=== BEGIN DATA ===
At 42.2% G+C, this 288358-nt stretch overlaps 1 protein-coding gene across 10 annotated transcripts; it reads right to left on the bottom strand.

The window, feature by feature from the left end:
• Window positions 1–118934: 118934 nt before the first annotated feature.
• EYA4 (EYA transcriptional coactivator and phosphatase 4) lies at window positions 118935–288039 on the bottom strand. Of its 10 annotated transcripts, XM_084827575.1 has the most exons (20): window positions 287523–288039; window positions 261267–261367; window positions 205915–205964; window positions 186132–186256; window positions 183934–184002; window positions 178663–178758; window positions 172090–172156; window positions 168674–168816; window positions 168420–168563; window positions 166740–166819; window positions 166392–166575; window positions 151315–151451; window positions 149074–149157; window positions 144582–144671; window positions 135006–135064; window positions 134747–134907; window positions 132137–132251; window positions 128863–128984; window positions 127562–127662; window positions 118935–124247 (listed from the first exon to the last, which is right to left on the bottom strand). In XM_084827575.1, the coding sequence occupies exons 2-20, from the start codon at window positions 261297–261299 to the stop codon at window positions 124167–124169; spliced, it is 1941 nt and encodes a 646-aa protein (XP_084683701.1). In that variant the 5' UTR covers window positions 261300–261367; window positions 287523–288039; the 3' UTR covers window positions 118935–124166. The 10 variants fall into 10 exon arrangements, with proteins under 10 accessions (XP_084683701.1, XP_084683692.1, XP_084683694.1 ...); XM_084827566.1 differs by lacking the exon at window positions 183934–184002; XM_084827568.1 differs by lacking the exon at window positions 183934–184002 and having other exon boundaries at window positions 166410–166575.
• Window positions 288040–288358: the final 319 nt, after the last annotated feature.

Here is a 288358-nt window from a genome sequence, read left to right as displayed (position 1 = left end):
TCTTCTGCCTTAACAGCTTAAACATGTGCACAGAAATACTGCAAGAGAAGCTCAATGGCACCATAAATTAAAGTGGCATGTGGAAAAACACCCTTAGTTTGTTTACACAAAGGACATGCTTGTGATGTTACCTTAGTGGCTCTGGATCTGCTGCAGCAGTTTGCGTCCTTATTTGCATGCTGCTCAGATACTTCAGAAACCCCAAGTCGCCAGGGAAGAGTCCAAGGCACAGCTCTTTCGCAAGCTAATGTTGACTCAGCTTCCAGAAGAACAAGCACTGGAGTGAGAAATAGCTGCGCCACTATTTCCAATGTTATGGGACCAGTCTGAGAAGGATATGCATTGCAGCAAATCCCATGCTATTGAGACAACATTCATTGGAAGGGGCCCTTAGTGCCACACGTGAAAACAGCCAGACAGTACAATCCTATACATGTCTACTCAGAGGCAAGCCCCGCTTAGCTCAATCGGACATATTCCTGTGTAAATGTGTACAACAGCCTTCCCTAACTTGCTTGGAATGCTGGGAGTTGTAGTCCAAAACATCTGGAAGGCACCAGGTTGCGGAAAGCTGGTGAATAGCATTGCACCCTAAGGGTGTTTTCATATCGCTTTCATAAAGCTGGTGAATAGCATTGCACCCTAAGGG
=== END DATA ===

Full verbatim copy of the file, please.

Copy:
At 42.2% G+C, this 288358-nt stretch overlaps 1 protein-coding gene across 10 annotated transcripts; it reads right to left on the bottom strand.

The window, feature by feature from the left end:
• Window positions 1–118934: 118934 nt before the first annotated feature.
• EYA4 (EYA transcriptional coactivator and phosphatase 4) lies at window positions 118935–288039 on the bottom strand. Of its 10 annotated transcripts, XM_084827575.1 has the most exons (20): window positions 287523–288039; window positions 261267–261367; window positions 205915–205964; window positions 186132–186256; window positions 183934–184002; window positions 178663–178758; window positions 172090–172156; window positions 168674–168816; window positions 168420–168563; window positions 166740–166819; window positions 166392–166575; window positions 151315–151451; window positions 149074–149157; window positions 144582–144671; window positions 135006–135064; window positions 134747–134907; window positions 132137–132251; window positions 128863–128984; window positions 127562–127662; window positions 118935–124247 (listed from the first exon to the last, which is right to left on the bottom strand). In XM_084827575.1, the coding sequence occupies exons 2-20, from the start codon at window positions 261297–261299 to the stop codon at window positions 124167–124169; spliced, it is 1941 nt and encodes a 646-aa protein (XP_084683701.1). In that variant the 5' UTR covers window positions 261300–261367; window positions 287523–288039; the 3' UTR covers window positions 118935–124166. The 10 variants fall into 10 exon arrangements, with proteins under 10 accessions (XP_084683701.1, XP_084683692.1, XP_084683694.1 ...); XM_084827566.1 differs by lacking the exon at window positions 183934–184002; XM_084827568.1 differs by lacking the exon at window positions 183934–184002 and having other exon boundaries at window positions 166410–166575.
• Window positions 288040–288358: the final 319 nt, after the last annotated feature.

Here is a 288358-nt window from a genome sequence, read left to right as displayed (position 1 = left end):
TCTTCTGCCTTAACAGCTTAAACATGTGCACAGAAATACTGCAAGAGAAGCTCAATGGCACCATAAATTAAAGTGGCATGTGGAAAAACACCCTTAGTTTGTTTACACAAAGGACATGCTTGTGATGTTACCTTAGTGGCTCTGGATCTGCTGCAGCAGTTTGCGTCCTTATTTGCATGCTGCTCAGATACTTCAGAAACCCCAAGTCGCCAGGGAAGAGTCCAAGGCACAGCTCTTTCGCAAGCTAATGTTGACTCAGCTTCCAGAAGAACAAGCACTGGAGTGAGAAATAGCTGCGCCACTATTTCCAATGTTATGGGACCAGTCTGAGAAGGATATGCATTGCAGCAAATCCCATGCTATTGAGACAACATTCATTGGAAGGGGCCCTTAGTGCCACACGTGAAAACAGCCAGACAGTACAATCCTATACATGTCTACTCAGAGGCAAGCCCCGCTTAGCTCAATCGGACATATTCCTGTGTAAATGTGTACAACAGCCTTCCCTAACTTGCTTGGAATGCTGGGAGTTGTAGTCCAAAACATCTGGAAGGCACCAGGTTGCGGAAAGCTGGTGAATAGCATTGCACCCTAAGGGTGTTTTCATATCGCTTTCATAAAGCTGGTGAATAGCATTGCACCCTAAGGG